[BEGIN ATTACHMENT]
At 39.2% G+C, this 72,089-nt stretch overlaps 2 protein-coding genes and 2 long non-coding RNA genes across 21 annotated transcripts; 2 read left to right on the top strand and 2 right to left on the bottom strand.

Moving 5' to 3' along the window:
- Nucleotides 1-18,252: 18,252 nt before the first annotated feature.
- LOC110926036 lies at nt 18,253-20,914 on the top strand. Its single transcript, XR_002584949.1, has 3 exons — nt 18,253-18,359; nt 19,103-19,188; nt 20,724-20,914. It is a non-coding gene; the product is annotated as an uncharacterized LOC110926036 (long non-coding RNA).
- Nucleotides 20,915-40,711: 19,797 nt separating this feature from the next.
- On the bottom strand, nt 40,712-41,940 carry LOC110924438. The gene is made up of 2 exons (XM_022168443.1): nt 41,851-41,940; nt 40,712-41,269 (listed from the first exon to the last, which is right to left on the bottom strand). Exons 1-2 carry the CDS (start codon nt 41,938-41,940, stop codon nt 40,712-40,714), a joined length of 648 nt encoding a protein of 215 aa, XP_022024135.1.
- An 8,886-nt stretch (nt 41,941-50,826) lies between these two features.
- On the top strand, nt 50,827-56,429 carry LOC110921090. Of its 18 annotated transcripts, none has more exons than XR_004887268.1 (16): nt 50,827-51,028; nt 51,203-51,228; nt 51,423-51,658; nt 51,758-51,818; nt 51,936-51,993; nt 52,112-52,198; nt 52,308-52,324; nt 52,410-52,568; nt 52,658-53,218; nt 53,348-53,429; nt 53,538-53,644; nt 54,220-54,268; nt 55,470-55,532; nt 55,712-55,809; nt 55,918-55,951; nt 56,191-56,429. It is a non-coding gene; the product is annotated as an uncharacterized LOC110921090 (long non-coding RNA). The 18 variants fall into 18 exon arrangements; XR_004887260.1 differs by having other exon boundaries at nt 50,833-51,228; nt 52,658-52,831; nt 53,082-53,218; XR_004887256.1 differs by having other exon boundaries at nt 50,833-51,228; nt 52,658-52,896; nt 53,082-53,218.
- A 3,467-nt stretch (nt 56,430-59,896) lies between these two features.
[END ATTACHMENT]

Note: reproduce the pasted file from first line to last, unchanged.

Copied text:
At 39.2% G+C, this 72,089-nt stretch overlaps 2 protein-coding genes and 2 long non-coding RNA genes across 21 annotated transcripts; 2 read left to right on the top strand and 2 right to left on the bottom strand.

Moving 5' to 3' along the window:
- Nucleotides 1-18,252: 18,252 nt before the first annotated feature.
- LOC110926036 lies at nt 18,253-20,914 on the top strand. Its single transcript, XR_002584949.1, has 3 exons — nt 18,253-18,359; nt 19,103-19,188; nt 20,724-20,914. It is a non-coding gene; the product is annotated as an uncharacterized LOC110926036 (long non-coding RNA).
- Nucleotides 20,915-40,711: 19,797 nt separating this feature from the next.
- On the bottom strand, nt 40,712-41,940 carry LOC110924438. The gene is made up of 2 exons (XM_022168443.1): nt 41,851-41,940; nt 40,712-41,269 (listed from the first exon to the last, which is right to left on the bottom strand). Exons 1-2 carry the CDS (start codon nt 41,938-41,940, stop codon nt 40,712-40,714), a joined length of 648 nt encoding a protein of 215 aa, XP_022024135.1.
- An 8,886-nt stretch (nt 41,941-50,826) lies between these two features.
- On the top strand, nt 50,827-56,429 carry LOC110921090. Of its 18 annotated transcripts, none has more exons than XR_004887268.1 (16): nt 50,827-51,028; nt 51,203-51,228; nt 51,423-51,658; nt 51,758-51,818; nt 51,936-51,993; nt 52,112-52,198; nt 52,308-52,324; nt 52,410-52,568; nt 52,658-53,218; nt 53,348-53,429; nt 53,538-53,644; nt 54,220-54,268; nt 55,470-55,532; nt 55,712-55,809; nt 55,918-55,951; nt 56,191-56,429. It is a non-coding gene; the product is annotated as an uncharacterized LOC110921090 (long non-coding RNA). The 18 variants fall into 18 exon arrangements; XR_004887260.1 differs by having other exon boundaries at nt 50,833-51,228; nt 52,658-52,831; nt 53,082-53,218; XR_004887256.1 differs by having other exon boundaries at nt 50,833-51,228; nt 52,658-52,896; nt 53,082-53,218.
- A 3,467-nt stretch (nt 56,430-59,896) lies between these two features.